Previews Inside Out Tell us a little bit more about the Art Design Project.
Juan Carlos Arcila-Duque This year I have established the Art Design Project. Recently, I have invited two great professionals to join our team: the art dealer Adriana Vergara and Soledad Picón, an art communications and PR specialist. With their support, we will be organizing and curating bi-monthly exhibitions of local emerging and established artists at specific city locations. Last May, we presented a pop-up show, paying homage to MAISON&OBJET in its first Miami edition at the Rudolf Budja Gallery with great success.
We are currently working along with Soho Beach House in Miami Beach, transforming specific areas in the club to convert them into exhibitions spaces offering the members a beautiful art environment. The concept aligns with the club’s mission of assembling communities of members that have something in common: a creative soul. Many current members work already in creative industries, such as the film, fashion, advertising, music, art and media sectors, among others. Along with the art installations, Soho Beach House will also present panel discussions, art studio visits, workshops with artists and other activities.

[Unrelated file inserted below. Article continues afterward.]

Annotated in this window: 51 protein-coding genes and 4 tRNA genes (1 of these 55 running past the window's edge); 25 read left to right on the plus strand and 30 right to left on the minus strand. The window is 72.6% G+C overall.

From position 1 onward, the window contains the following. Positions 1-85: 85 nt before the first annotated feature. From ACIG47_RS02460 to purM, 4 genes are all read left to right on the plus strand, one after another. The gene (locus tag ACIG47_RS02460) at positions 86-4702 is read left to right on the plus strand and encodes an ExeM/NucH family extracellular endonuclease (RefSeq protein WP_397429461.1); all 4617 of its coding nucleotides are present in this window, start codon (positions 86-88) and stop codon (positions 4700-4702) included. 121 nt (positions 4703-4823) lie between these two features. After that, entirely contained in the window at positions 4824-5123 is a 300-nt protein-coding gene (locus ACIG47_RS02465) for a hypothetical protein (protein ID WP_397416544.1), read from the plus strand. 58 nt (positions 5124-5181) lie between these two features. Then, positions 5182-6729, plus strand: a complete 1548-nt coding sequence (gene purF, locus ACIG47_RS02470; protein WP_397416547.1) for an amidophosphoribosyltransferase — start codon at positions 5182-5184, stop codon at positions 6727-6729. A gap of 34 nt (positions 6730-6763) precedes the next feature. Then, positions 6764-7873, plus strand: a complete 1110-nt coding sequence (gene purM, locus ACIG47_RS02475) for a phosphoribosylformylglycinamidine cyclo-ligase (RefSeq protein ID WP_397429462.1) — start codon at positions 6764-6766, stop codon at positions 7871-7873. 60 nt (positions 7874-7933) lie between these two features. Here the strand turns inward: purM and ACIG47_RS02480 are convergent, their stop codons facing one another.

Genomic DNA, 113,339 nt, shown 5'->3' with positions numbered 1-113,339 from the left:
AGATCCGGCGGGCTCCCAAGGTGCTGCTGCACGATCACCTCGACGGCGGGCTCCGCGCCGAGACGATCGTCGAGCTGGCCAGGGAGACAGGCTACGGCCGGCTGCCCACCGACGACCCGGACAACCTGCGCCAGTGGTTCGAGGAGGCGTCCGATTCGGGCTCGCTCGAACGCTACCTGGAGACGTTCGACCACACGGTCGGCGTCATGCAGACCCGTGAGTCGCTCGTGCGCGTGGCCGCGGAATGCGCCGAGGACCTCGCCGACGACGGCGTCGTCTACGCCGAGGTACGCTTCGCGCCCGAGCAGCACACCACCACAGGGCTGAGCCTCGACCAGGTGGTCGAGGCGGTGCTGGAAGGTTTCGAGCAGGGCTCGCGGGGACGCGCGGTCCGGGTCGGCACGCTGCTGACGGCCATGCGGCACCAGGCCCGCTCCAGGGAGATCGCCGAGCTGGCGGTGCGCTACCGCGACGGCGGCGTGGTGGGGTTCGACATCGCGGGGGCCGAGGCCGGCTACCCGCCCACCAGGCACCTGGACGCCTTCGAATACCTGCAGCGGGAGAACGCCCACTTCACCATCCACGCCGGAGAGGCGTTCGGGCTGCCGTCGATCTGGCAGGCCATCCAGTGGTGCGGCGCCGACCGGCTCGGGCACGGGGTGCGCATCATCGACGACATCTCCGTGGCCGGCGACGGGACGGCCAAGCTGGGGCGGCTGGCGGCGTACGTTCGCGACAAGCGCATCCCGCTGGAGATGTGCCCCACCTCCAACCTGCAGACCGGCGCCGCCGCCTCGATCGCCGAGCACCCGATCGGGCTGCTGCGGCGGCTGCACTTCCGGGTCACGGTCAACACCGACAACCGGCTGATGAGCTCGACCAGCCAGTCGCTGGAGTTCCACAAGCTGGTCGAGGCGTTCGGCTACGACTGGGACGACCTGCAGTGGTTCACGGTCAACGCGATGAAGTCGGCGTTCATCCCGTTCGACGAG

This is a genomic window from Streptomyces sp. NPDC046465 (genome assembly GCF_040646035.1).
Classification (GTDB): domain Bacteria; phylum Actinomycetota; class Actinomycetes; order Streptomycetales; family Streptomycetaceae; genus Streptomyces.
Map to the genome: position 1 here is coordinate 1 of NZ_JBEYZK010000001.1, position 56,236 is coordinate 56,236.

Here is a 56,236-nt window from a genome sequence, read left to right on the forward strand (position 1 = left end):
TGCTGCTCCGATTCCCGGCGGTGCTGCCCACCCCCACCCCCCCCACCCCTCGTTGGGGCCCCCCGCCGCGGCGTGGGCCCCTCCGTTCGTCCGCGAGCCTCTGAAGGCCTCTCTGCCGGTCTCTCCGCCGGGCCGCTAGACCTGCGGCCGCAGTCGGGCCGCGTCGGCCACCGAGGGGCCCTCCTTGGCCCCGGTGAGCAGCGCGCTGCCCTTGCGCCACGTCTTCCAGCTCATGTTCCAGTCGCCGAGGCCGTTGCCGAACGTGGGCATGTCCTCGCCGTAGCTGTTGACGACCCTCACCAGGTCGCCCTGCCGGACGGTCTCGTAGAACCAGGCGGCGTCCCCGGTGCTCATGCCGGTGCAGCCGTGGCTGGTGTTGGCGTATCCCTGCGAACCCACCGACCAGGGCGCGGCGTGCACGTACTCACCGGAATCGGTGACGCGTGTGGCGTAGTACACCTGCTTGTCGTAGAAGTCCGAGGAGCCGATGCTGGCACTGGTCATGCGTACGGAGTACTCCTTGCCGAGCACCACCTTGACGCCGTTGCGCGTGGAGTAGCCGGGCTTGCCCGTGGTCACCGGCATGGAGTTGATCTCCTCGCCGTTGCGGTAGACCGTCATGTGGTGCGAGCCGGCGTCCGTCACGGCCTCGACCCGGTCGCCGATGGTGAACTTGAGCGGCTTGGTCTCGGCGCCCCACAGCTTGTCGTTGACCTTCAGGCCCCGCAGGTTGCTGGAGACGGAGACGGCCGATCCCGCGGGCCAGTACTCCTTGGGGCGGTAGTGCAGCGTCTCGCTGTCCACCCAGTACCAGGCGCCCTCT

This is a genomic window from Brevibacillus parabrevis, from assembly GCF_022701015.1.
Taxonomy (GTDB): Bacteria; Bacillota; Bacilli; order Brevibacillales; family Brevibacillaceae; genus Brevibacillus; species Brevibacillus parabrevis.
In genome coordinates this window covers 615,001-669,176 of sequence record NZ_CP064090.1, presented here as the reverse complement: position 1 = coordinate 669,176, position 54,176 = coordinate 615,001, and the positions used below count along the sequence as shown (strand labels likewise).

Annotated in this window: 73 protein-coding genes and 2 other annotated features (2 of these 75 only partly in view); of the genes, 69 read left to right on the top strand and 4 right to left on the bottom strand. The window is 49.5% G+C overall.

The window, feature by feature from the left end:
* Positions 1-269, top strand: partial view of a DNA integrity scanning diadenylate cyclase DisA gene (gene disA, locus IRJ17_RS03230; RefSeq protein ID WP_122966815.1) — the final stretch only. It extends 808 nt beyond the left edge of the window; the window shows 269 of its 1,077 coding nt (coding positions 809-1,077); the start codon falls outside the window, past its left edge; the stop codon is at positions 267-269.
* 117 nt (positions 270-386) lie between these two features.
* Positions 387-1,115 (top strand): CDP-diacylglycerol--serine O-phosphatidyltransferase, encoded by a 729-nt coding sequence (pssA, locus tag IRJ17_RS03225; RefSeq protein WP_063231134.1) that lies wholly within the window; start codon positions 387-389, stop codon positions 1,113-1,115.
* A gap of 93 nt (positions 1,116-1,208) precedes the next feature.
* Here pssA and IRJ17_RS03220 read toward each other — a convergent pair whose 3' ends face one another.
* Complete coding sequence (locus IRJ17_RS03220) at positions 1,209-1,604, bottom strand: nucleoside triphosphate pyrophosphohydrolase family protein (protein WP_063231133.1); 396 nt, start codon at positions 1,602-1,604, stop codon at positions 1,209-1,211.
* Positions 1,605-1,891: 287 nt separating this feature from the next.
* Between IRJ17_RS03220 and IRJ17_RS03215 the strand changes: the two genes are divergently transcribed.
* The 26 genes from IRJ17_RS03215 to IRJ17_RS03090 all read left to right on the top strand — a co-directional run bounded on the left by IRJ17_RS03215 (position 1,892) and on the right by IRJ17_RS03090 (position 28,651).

Art and photography are great passions of mine, so I am absolutely thrilled to be a part of this project. I am always looking for new ways to raise awareness about emerging local artists. For me, this represents the new generation of Miami.
Previews Inside Out How do you typically design a space with art?
Juan Carlos Arcila-Duque Many of the houses, apartments and commercial spaces that I design already come furnished with art from my clients’ own collections. Whether these pieces are valuable or not to my eye, it does not matter. They are valuable to my clients’ eye. So I usually design around those pieces or elements. I will find a piece that complements something they already own.